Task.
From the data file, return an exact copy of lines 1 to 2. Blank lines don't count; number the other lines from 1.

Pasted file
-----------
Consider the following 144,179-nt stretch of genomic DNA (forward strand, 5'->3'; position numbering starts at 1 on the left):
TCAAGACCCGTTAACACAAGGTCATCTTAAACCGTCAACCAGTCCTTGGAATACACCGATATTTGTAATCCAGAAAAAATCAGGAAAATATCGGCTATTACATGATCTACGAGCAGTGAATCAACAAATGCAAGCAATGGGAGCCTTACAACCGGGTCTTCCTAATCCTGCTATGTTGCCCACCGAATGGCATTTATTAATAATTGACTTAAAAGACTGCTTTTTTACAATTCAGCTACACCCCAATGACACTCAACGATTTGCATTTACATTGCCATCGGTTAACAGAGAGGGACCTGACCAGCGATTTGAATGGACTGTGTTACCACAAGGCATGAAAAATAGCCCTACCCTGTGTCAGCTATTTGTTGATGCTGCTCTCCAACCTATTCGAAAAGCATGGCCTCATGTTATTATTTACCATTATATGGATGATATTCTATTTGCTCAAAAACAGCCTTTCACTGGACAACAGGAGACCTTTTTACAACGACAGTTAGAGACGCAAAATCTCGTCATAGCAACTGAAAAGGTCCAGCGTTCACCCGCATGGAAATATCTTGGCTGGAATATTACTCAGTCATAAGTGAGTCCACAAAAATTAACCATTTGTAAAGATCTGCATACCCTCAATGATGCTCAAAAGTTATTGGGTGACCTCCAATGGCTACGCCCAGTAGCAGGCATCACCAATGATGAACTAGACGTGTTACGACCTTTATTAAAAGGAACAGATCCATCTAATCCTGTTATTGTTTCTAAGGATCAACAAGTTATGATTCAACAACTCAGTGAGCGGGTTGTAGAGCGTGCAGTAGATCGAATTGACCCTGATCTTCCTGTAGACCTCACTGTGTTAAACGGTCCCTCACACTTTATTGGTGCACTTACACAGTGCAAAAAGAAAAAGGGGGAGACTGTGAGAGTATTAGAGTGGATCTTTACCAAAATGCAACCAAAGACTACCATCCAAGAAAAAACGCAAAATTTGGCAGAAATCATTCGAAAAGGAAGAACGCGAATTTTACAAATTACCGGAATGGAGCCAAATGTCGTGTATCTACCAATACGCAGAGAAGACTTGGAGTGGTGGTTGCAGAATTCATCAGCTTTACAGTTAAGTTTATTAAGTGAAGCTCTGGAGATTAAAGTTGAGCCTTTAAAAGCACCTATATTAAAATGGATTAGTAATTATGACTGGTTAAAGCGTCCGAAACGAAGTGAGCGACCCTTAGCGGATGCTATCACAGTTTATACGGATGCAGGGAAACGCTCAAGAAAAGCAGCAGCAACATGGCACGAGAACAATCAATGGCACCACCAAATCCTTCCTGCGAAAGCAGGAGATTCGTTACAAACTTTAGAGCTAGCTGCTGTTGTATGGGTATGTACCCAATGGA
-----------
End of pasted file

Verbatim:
Consider the following 144,179-nt stretch of genomic DNA (forward strand, 5'->3'; position numbering starts at 1 on the left):
TCAAGACCCGTTAACACAAGGTCATCTTAAACCGTCAACCAGTCCTTGGAATACACCGATATTTGTAATCCAGAAAAAATCAGGAAAATATCGGCTATTACATGATCTACGAGCAGTGAATCAACAAATGCAAGCAATGGGAGCCTTACAACCGGGTCTTCCTAATCCTGCTATGTTGCCCACCGAATGGCATTTATTAATAATTGACTTAAAAGACTGCTTTTTTACAATTCAGCTACACCCCAATGACACTCAACGATTTGCATTTACATTGCCATCGGTTAACAGAGAGGGACCTGACCAGCGATTTGAATGGACTGTGTTACCACAAGGCATGAAAAATAGCCCTACCCTGTGTCAGCTATTTGTTGATGCTGCTCTCCAACCTATTCGAAAAGCATGGCCTCATGTTATTATTTACCATTATATGGATGATATTCTATTTGCTCAAAAACAGCCTTTCACTGGACAACAGGAGACCTTTTTACAACGACAGTTAGAGACGCAAAATCTCGTCATAGCAACTGAAAAGGTCCAGCGTTCACCCGCATGGAAATATCTTGGCTGGAATATTACTCAGTCATAAGTGAGTCCACAAAAATTAACCATTTGTAAAGATCTGCATACCCTCAATGATGCTCAAAAGTTATTGGGTGACCTCCAATGGCTACGCCCAGTAGCAGGCATCACCAATGATGAACTAGACGTGTTACGACCTTTATTAAAAGGAACAGATCCATCTAATCCTGTTATTGTTTCTAAGGATCAACAAGTTATGATTCAACAACTCAGTGAGCGGGTTGTAGAGCGTGCAGTAGATCGAATTGACCCTGATCTTCCTGTAGACCTCACTGTGTTAAACGGTCCCTCACACTTTATTGGTGCACTTACACAGTGCAAAAAGAAAAAGGGGGAGACTGTGAGAGTATTAGAGTGGATCTTTACCAAAATGCAACCAAAGACTACCATCCAAGAAAAAACGCAAAATTTGGCAGAAATCATTCGAAAAGGAAGAACGCGAATTTTACAAATTACCGGAATGGAGCCAAATGTCGTGTATCTACCAATACGCAGAGAAGACTTGGAGTGGTGGTTGCAGAATTCATCAGCTTTACAGTTAAGTTTATTAAGTGAAGCTCTGGAGATTAAAGTTGAGCCTTTAAAAGCACCTATATTAAAATGGATTAGTAATTATGACTGGTTAAAGCGTCCGAAACGAAGTGAGCGACCCTTAGCGGATGCTATCACAGTTTATACGGATGCAGGGAAACGCTCAAGAAAAGCAGCAGCAACATGGCACGAGAACAATCAATGGCACCACCAAATCCTTCCTGCGAAAGCAGGAGATTCGTTACAAACTTTAGAGCTAGCTGCTGTTGTATGGGTATGTACCCAATGGA